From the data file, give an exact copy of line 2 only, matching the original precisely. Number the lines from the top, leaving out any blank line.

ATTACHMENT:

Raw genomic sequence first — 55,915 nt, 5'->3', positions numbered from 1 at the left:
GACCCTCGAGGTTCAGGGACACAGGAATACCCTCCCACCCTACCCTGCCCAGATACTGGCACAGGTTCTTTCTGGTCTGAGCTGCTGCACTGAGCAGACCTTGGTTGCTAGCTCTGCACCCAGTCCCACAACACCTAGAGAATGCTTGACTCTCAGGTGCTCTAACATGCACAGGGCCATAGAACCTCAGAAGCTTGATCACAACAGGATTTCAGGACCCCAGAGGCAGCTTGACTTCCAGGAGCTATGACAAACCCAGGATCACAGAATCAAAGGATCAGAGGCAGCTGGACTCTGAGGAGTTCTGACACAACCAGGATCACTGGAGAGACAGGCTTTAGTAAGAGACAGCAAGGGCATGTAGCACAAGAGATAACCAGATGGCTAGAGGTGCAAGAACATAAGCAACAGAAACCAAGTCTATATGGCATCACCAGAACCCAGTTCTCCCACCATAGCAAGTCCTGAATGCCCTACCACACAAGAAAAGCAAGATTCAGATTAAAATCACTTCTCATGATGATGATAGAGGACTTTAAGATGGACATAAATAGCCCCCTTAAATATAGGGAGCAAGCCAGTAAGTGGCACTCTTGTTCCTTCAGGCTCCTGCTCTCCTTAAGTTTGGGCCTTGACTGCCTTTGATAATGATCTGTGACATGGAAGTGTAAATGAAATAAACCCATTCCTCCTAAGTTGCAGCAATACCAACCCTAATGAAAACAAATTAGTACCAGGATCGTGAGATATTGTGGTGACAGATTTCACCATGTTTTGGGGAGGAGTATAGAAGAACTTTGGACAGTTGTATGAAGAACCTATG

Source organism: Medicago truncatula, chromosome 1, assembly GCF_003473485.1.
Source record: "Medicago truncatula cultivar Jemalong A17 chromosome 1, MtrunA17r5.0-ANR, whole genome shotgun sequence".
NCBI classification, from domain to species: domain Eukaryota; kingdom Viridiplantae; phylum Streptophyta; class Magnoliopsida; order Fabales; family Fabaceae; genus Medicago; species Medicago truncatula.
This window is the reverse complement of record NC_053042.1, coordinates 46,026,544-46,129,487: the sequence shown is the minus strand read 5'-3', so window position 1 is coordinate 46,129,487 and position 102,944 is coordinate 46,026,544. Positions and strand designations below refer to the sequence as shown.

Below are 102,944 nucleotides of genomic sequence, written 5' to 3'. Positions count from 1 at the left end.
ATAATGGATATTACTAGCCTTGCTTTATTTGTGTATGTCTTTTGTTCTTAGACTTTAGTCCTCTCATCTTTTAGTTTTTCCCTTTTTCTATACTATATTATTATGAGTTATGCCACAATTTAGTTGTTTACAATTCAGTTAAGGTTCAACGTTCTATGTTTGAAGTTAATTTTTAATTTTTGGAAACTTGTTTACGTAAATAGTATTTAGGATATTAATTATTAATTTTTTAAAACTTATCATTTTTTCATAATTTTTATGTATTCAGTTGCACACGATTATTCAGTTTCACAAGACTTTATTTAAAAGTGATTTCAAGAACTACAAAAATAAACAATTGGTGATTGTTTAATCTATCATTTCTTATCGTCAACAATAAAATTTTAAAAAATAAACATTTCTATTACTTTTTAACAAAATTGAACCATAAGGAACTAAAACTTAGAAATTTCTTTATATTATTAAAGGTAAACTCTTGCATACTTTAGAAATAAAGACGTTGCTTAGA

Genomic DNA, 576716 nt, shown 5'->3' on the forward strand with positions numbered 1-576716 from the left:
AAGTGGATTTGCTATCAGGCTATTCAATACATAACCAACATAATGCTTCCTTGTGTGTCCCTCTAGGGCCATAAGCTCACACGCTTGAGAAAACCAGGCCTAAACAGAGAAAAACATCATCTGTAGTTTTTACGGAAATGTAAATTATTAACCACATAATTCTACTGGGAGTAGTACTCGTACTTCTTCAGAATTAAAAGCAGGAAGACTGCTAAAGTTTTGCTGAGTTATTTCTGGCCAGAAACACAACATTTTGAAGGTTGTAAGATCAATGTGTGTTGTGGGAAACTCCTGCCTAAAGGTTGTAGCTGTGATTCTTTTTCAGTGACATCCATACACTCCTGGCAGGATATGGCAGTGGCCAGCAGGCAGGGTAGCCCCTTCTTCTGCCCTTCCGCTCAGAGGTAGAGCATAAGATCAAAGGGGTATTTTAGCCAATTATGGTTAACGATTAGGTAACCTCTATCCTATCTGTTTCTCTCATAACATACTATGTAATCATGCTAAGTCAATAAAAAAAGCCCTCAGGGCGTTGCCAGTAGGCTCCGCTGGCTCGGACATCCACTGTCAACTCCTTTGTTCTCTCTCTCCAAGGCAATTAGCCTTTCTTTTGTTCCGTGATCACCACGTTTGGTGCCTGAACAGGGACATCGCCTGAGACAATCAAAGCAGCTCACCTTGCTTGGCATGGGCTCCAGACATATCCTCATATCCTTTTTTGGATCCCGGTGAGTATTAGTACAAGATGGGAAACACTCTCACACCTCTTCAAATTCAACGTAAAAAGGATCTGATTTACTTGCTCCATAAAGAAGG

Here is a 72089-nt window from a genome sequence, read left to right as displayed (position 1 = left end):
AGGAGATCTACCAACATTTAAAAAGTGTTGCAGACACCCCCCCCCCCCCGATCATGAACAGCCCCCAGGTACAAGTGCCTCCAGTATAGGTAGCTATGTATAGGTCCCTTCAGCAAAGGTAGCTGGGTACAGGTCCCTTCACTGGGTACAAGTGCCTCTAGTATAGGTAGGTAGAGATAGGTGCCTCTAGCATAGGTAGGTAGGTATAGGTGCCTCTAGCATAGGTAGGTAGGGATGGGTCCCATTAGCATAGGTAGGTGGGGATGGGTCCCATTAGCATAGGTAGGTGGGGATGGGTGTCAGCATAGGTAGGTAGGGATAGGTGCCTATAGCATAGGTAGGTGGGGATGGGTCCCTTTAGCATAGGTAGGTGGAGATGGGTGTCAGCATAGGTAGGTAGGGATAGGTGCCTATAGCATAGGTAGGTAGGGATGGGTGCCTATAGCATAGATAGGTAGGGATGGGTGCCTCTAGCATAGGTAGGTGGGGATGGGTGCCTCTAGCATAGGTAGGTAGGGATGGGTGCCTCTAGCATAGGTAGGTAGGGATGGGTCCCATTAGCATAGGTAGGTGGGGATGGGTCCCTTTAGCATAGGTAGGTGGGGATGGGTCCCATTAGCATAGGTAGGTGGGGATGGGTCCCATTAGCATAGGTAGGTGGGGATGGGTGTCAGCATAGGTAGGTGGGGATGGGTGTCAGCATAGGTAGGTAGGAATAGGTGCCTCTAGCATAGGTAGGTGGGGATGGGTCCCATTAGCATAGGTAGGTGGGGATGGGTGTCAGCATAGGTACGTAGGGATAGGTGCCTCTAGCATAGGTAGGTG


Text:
GACCCTCGAGGTTCAGGGACACAGGAATACCCTCCCACCCTACCCTGCCCAGATACTGGCACAGGTTCTTTCTGGTCTGAGCTGCTGCACTGAGCAGACCTTGGTTGCTAGCTCTGCACCCAGTCCCACAACACCTAGAGAATGCTTGACTCTCAGGTGCTCTAACATGCACAGGGCCATAGAACCTCAGAAGCTTGATCACAACAGGATTTCAGGACCCCAGAGGCAGCTTGACTTCCAGGAGCTATGACAAACCCAGGATCACAGAATCAAAGGATCAGAGGCAGCTGGACTCTGAGGAGTTCTGACACAACCAGGATCACTGGAGAGACAGGCTTTAGTAAGAGACAGCAAGGGCATGTAGCACAAGAGATAACCAGATGGCTAGAGGTGCAAGAACATAAGCAACAGAAACCAAGTCTATATGGCATCACCAGAACCCAGTTCTCCCACCATAGCAAGTCCTGAATGCCCTACCACACAAGAAAAGCAAGATTCAGATTAAAATCACTTCTCATGATGATGATAGAGGACTTTAAGATGGACATAAATAGCCCCCTTAAATATAGGGAGCAAGCCAGTAAGTGGCACTCTTGTTCCTTCAGGCTCCTGCTCTCCTTAAGTTTGGGCCTTGACTGCCTTTGATAATGATCTGTGACATGGAAGTGTAAATGAAATAAACCCATTCCTCCTAAGTTGCAGCAATACCAACCCTAATGAAAACAAATTAGTACCAGGATCGTGAGATATTGTGGTGACAGATTTCACCATGTTTTGGGGAGGAGTATAGAAGAACTTTGGACAGTTGTATGAAGAACCTATG